Grappling with an Alien Tree Invader

Armed with a specialized work tool, a Cat 329D L excavator clears the way for cattle grazing in Namibia's beef heartland.

A flowering tree, the Prosopis species was introduced to Namibia as a shade tree in the 1900s. Since then, it has adapted well to the country's arid climate, aggressively taking hold across the landscape, increasingly at the expense of local eco-systems and commercial agriculture. This is particularly the case for cattle grazing, where past expansive grasslands have been steadily replaced by dense-growing, water-hungry Prosopis stands.

In Namibia's arid regions, there are often "feast or famine" rainfall trends that have long cycle times, sometimes lasting up to 16 years, so the timing of when to invest in new livestock is critical.

For example, take the Prinsloo family's farm Donnersberg in the Omaheke region, the Western extension of the Kalahari Desert. Based on past experience and aerial surveys, the Prinsloos believe that the time for the next drought period is approaching. Now, the task of preparing for this negative weather window rests with Kobus Prinsloo, whose father first broke new ground at Donnersberg in the 1970s. The main goal was to clear 150 hectares of Prosopis trees from their farmland. The first step was to determine the best extinguishing method. 

Tree removal options include burning or poisoning, but neither is efficient or practical from a land clearing perspective. Their sheer numbers also rule out any attempt to dig trees out by hand, so the best approach by far is the use of mechanization, an area where Kobus Prinsloo has extensive experience. Head of Prinsloo Drilling and based in Windhoek, Kobus leads a contracting company that has completed landmark mining exploration and potable borehole drilling projects across southern Africa during the past 20 years.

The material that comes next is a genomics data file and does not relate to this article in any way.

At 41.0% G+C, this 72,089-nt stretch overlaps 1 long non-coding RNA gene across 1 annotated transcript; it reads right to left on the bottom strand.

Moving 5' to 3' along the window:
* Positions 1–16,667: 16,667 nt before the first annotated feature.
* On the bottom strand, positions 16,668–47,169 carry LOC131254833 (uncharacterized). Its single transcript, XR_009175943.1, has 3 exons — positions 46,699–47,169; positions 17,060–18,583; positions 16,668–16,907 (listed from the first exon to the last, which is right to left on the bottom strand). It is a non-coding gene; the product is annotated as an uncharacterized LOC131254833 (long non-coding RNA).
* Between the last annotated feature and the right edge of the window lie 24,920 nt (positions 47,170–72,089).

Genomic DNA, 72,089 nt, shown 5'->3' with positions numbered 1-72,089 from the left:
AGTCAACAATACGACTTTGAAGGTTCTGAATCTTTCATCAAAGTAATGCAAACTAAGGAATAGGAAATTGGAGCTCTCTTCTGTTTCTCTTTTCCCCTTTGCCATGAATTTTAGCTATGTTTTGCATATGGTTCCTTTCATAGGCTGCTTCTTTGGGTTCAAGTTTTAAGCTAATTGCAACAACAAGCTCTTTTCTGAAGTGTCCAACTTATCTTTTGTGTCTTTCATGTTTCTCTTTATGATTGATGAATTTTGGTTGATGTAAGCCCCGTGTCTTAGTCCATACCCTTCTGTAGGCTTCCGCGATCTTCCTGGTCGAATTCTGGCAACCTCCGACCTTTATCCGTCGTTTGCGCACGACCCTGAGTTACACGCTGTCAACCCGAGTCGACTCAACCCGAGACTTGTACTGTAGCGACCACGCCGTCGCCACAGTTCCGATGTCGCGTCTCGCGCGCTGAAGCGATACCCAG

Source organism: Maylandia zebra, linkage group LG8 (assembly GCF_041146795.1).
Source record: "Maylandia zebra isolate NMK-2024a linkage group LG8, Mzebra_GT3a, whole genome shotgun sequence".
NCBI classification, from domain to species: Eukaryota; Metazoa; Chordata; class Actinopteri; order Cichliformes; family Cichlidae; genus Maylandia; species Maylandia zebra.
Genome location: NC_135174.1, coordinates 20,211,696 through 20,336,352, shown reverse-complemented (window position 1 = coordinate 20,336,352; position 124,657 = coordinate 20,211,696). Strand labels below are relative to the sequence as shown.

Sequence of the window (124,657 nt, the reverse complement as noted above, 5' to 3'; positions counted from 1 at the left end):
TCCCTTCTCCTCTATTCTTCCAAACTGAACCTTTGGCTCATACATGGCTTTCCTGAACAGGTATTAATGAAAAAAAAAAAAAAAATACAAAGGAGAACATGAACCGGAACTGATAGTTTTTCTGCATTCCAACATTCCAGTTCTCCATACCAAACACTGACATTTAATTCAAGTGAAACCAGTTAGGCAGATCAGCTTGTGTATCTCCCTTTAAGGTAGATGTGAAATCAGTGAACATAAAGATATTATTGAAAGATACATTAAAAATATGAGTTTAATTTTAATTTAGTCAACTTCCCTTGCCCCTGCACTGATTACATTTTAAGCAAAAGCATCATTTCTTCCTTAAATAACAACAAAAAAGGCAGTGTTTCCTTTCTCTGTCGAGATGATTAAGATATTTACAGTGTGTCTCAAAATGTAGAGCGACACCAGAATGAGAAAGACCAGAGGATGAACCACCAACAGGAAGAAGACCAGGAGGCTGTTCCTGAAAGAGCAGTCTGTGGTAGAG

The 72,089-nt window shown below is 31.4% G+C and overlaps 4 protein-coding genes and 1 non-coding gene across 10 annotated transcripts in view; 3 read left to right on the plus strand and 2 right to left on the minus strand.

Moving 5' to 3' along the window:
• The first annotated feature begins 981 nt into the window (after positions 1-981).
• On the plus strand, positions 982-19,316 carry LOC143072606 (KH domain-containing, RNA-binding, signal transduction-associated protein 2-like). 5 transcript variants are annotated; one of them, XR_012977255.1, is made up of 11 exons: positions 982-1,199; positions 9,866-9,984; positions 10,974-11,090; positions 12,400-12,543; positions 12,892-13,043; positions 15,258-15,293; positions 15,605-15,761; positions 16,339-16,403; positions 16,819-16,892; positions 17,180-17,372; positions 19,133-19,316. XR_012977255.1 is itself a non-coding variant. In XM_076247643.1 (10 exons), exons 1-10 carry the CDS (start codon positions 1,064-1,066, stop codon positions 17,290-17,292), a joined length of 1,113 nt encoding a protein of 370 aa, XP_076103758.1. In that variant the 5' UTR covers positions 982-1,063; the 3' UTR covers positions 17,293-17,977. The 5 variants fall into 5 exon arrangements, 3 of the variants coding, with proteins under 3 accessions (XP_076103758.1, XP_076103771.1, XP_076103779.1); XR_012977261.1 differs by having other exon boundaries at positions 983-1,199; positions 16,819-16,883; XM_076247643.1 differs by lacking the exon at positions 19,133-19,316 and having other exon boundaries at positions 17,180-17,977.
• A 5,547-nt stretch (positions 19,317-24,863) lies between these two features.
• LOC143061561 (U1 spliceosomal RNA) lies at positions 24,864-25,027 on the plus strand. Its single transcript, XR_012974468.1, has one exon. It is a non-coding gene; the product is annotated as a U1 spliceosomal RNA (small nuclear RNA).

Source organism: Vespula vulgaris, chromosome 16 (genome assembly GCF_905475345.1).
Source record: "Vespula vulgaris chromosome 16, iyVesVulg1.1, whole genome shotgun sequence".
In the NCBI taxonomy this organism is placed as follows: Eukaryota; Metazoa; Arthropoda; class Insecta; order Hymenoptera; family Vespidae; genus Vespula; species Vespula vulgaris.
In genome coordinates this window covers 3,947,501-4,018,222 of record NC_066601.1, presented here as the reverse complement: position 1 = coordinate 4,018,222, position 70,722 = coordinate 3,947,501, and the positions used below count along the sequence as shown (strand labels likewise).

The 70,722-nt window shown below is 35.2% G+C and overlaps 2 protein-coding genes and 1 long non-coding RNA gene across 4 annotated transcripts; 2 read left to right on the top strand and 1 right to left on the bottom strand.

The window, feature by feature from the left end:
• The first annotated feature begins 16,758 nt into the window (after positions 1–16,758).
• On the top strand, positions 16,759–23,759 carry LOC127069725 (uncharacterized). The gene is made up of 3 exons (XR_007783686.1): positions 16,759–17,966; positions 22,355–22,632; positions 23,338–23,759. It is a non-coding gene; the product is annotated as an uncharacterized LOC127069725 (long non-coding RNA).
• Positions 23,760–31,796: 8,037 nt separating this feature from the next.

Working with the Windhoek branch of Cat® dealer Barloworld Equipment, Kobus had an idea to source a machine that could excavate, grab, rip and move Prosopis trees straight out of the ground. Retired Barloworld Equipment Cat sales professional, Knoppies Knobloch, played a key role in developing the final solution.

"What we came up with is a Cat 329D L hydraulic excavator equipped with a specialized forestry Cat work tool and factory-fitted with the necessary hydraulic line connections," explained John Hosking, Barloworld Equipment Namibia general manager.

The Cat 329D L is the ideal workhorse for this application. With an operating weight of around 30 tons, the 329D L is powered by a Cat C7 ACERT™ engine, generating a maximum output of 128 kW. Both for performance and safety, the excavator's reach boom is fitted with a longer-than-standard 3.2-meter stick to achieve extra length and height.

During a recent demonstration for local farmers at farm Donnersberg, the machine was put through its paces. Those attending were impressed with the ease and speed of removing mature, firmly rooted Prosopis trees. "Seeing is believing, and the end results have met and exceeded our expectations. Once we've cleared our own land, we hope to offer this service to other farmers and environmental agencies both locally and further afield in Namibia," said Prinsloo.

The solution going forward, however, is one of controlled removal. Harvested trees still have socio-economic value, both for farmers and local communities. Prosopis wood, for example, is harder than oak and suitable for making furniture, general carpentry, fuel and charcoal production. "Reducing their number from 100 trees per hectare to 10 will minimize their environmental impact so they can still be used for their commercial value rather than totally eradicated," added Prinsloo.

The preceeding article appears courtesy of Barloworld Equipment.

Armed with a specialized work tool, a Cat 329D L excavator clears the way for cattle grazing in Namibia's beef heartland.